The former Czech president and playwright would have invited JK Rowling over for a beer
On a summer’s day in the bloody year of 1991, when the promise of a free and democratic Eastern bloc had descended into the nightmare of Yugoslav dissolution, I returned to Prague from a month of (undistinguished and deeply depressing) war corresponding and was immediately invited, along with the rest of the resident foreign press corps, to President Václav Havel’s enchanting country residence at Chateau Lány, Francis Harris writes in The Critic.
Unwashed, probably malodorous and very casually dressed, I was a figure of interest. Here was a man from the front. What was it like? What could I say? Nasty, pointless and extremely frightening (“Can you imagine dying in a village no one can even pronounce?” a colleague had asked me in Croatia).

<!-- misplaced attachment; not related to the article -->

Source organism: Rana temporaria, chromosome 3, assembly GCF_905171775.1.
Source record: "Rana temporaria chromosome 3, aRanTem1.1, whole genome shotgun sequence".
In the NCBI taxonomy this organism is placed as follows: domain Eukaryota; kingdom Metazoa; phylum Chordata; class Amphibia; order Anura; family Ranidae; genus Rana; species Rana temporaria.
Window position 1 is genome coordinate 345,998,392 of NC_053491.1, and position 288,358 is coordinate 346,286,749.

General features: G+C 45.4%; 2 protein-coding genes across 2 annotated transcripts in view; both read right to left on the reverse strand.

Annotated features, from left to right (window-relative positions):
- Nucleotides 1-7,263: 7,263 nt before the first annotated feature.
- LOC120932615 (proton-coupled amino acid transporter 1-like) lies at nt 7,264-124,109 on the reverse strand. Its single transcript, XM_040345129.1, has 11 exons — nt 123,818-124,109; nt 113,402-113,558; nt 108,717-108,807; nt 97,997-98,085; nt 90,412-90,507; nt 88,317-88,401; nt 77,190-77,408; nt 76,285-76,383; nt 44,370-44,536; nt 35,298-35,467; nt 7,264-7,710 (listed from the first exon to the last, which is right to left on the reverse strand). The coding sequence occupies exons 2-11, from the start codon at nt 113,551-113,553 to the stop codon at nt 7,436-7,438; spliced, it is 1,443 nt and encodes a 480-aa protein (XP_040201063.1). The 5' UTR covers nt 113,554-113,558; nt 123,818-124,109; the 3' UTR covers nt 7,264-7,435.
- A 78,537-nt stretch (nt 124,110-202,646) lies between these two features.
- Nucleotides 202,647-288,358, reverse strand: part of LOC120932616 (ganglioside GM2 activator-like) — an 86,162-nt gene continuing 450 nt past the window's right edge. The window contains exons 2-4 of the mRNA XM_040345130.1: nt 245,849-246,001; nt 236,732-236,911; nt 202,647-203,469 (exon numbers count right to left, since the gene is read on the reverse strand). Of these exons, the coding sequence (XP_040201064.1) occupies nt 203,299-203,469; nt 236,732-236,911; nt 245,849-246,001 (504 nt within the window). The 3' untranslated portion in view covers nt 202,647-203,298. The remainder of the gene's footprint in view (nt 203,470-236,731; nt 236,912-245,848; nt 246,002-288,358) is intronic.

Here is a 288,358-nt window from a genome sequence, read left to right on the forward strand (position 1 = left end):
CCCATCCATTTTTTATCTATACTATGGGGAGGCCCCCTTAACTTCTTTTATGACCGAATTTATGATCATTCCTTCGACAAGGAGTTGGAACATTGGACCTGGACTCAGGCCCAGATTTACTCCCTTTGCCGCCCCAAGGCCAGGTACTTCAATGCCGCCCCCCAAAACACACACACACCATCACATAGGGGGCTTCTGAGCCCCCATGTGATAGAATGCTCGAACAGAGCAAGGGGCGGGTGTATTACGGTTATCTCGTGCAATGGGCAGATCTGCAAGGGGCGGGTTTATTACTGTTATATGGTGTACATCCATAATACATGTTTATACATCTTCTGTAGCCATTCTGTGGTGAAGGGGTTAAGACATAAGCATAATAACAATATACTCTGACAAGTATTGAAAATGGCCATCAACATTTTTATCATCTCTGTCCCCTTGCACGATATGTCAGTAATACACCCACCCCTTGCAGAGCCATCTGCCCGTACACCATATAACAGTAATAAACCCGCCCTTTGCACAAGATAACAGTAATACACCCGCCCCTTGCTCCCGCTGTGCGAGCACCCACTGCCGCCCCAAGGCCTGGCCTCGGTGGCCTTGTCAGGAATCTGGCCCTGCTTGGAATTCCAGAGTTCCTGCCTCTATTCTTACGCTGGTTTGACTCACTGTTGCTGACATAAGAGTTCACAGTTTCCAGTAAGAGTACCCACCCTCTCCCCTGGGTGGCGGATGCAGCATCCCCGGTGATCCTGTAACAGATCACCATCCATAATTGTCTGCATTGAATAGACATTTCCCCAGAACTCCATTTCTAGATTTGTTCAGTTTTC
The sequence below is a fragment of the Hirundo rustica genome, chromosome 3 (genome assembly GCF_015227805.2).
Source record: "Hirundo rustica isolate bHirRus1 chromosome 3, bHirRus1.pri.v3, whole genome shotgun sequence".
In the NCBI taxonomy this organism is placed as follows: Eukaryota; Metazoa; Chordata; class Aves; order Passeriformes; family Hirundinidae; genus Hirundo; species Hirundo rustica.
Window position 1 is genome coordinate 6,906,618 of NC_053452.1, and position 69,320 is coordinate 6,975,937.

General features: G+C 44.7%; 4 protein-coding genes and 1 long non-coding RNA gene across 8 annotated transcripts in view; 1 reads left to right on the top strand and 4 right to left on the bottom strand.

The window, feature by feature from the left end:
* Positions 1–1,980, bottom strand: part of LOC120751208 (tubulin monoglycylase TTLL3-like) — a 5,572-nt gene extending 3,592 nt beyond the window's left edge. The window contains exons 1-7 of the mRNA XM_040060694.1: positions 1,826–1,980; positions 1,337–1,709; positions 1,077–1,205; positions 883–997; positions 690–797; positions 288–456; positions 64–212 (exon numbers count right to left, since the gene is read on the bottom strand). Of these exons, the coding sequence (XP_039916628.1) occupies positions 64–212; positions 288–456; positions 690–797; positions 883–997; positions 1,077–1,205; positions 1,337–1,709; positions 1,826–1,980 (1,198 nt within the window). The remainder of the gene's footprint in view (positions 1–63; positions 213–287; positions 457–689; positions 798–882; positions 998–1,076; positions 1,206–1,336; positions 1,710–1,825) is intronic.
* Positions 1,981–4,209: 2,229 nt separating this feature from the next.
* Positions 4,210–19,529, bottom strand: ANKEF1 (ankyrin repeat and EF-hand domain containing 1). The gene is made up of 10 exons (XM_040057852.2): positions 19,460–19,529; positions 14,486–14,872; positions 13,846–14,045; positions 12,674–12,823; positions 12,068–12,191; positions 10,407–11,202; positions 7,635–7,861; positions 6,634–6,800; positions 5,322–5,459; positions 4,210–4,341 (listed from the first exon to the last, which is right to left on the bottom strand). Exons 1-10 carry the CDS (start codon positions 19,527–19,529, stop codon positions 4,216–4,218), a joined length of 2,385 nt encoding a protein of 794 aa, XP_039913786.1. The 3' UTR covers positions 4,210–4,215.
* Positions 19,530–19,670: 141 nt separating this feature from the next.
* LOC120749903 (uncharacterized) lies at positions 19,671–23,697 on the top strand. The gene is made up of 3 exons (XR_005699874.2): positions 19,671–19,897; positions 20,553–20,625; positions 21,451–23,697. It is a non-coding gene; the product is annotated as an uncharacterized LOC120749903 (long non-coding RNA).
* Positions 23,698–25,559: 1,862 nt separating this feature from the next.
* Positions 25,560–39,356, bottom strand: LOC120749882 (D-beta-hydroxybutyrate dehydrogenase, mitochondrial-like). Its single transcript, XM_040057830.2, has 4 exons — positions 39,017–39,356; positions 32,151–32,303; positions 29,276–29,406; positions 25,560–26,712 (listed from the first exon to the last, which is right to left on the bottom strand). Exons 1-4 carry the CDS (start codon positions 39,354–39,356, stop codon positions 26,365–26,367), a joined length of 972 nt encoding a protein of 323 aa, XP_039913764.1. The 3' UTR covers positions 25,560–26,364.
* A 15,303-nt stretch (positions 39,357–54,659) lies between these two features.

But the real revelation of that blessed sunny afternoon on Lány’s groomed lawns, studded with increasingly intoxicated gaggles of hacks and presidential staff, feasting on spicy klobásy and bottles of Czech lager, was the message from his advisers.
Rowling did not suggest she was using Havel to draw a parallel to the fractious issue of trans ideology.
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